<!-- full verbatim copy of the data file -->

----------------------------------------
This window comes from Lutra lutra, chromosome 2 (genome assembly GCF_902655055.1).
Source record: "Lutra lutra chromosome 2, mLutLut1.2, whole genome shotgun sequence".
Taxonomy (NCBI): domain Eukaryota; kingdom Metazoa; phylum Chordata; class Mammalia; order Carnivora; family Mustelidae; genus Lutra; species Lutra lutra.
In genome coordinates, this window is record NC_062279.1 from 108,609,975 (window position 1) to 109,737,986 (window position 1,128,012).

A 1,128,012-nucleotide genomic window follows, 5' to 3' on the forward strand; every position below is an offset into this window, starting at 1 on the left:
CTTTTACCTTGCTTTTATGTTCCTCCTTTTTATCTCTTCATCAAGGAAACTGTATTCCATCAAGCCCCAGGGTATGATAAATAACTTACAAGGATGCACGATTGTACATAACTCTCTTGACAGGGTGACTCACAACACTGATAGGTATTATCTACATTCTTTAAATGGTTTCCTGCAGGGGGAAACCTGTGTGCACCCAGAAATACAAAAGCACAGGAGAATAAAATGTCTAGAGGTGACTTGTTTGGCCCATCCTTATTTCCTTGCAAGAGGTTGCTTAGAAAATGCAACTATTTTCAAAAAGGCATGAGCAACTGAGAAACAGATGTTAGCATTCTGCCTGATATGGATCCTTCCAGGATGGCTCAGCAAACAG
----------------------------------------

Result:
This window comes from Lutra lutra, chromosome 2 (genome assembly GCF_902655055.1).
Source record: "Lutra lutra chromosome 2, mLutLut1.2, whole genome shotgun sequence".
Taxonomy (NCBI): domain Eukaryota; kingdom Metazoa; phylum Chordata; class Mammalia; order Carnivora; family Mustelidae; genus Lutra; species Lutra lutra.
In genome coordinates, this window is record NC_062279.1 from 108,609,975 (window position 1) to 109,737,986 (window position 1,128,012).

A 1,128,012-nucleotide genomic window follows, 5' to 3' on the forward strand; every position below is an offset into this window, starting at 1 on the left:
CTTTTACCTTGCTTTTATGTTCCTCCTTTTTATCTCTTCATCAAGGAAACTGTATTCCATCAAGCCCCAGGGTATGATAAATAACTTACAAGGATGCACGATTGTACATAACTCTCTTGACAGGGTGACTCACAACACTGATAGGTATTATCTACATTCTTTAAATGGTTTCCTGCAGGGGGAAACCTGTGTGCACCCAGAAATACAAAAGCACAGGAGAATAAAATGTCTAGAGGTGACTTGTTTGGCCCATCCTTATTTCCTTGCAAGAGGTTGCTTAGAAAATGCAACTATTTTCAAAAAGGCATGAGCAACTGAGAAACAGATGTTAGCATTCTGCCTGATATGGATCCTTCCAGGATGGCTCAGCAAACAG